“Many journalists before me have courted this tale, for good reason. The story of baby Tegan is one of the greatest mysteries of our times. Keli, the most important person of all, has never spoken.”
Most Americans have never heard of Keli Lane or of her baby, Tegan, who disappeared in 1996 when she was only two days old. But the case of Lane — and her murder conviction in 2011, though no body or hard evidence was ever found — has gripped Australia for years. It’s now the subject of a three-part Australian Broadcasting Corporation documentary — and a Facebook group that, in around two weeks, has grown to 29,000 members focused on one goal: finding out what actually happened to Tegan. Lane, who is in prison with a chance of parole in 2023, insists that she handed over the baby to her biological father in the hospital’s lobby after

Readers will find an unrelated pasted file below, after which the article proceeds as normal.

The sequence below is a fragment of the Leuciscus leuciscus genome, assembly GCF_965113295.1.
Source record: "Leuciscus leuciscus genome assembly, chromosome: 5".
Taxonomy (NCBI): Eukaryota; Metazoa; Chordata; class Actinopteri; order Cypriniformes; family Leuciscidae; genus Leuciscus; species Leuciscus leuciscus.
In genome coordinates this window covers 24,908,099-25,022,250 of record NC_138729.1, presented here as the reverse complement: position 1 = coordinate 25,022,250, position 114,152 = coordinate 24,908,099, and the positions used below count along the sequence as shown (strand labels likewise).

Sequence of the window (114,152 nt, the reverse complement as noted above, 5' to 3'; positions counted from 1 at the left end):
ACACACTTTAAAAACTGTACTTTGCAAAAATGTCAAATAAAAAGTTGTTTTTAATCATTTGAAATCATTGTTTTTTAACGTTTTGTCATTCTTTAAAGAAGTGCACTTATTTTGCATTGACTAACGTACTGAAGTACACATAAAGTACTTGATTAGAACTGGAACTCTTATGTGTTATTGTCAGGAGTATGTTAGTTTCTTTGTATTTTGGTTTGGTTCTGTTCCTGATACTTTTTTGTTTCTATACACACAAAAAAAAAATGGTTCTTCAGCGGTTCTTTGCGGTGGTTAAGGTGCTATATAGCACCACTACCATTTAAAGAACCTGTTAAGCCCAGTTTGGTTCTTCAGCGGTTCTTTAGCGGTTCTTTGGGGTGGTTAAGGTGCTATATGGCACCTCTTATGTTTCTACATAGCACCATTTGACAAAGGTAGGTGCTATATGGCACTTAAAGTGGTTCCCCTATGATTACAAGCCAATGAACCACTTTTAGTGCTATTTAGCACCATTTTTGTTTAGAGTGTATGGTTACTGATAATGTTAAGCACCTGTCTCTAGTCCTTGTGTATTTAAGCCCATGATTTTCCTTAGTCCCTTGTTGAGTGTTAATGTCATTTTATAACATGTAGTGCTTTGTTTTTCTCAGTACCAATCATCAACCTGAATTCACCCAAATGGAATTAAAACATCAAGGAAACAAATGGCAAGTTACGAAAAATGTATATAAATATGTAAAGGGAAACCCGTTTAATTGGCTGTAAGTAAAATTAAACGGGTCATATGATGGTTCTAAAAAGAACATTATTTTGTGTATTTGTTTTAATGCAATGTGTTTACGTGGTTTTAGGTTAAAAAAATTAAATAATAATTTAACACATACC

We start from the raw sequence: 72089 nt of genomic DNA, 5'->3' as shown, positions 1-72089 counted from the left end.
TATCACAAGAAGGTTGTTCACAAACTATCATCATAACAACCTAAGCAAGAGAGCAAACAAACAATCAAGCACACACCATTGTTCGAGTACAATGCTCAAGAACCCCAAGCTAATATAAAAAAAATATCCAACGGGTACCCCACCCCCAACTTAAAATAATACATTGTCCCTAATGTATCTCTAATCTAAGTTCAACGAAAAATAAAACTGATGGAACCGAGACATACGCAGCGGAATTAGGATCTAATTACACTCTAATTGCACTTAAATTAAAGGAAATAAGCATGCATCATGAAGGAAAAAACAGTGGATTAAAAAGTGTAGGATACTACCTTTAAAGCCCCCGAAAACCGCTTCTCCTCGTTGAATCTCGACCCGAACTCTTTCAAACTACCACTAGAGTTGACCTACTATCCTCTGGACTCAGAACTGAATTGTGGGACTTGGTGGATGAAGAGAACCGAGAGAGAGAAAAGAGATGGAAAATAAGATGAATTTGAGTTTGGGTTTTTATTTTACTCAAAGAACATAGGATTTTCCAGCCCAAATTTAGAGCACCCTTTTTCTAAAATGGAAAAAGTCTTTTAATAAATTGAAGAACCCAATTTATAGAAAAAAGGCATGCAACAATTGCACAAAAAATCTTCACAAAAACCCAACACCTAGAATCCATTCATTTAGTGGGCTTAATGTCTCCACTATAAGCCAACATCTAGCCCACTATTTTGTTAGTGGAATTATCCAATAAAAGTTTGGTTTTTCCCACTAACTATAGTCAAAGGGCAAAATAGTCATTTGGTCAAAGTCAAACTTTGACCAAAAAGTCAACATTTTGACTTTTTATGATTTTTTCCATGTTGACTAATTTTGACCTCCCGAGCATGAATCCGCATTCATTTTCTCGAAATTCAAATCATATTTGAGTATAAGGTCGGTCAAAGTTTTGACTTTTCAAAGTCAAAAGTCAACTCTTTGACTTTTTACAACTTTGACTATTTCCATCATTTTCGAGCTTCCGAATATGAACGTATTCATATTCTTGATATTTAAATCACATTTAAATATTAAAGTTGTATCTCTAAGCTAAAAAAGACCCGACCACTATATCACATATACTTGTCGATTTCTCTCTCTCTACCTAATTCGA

Australian government officials are sounding the alarms that President Donald Trump may be close to a strike on Iran, according to an Australian Broadcasting Corporation (ABC) report published on Thursday.
Australia’s ABC notes:
Senior figures in the [Malcolm] Turnbull Government have told the ABC they believe the United States is prepared to bomb Iran’s nuclear capability, perhaps as early as next month, and that Australia is poised to help identify possible targets.
The article also notes, “secretive Australian defence facilities would likely play a role in identifying targets in Iran.” while Canada will likely play no part.
The published warnings from Australian official comes on the heels of Trump’s all-cap warnings to Iranian president Hassan Rouhani, sent via his favorite medium, Twitter.
“To Iranian President Rouhani: NEVER, EVER THREATEN THE UNITED STATES AGAIN OR YOU WILL SUFFER CONSEQUENCES THE LIKES OF WHICH FEW THROUGHOUT HISTORY HAVE EVER SUFFERED Continue reading "Australian Gov Officials Reportedly Believe Trump is Prepared to Strike Iran"
These are numbers that shout opportunity, seized.
The New York Times now has around 2.33 million paid digital-only news subscribers (not counting subscribers to Crosswords and Cooking). 15 percent of those subscribers are from outside the United States. The New York-based, East-Coast-centric news organization is now seeing higher growth rates outside the U.S. than within it.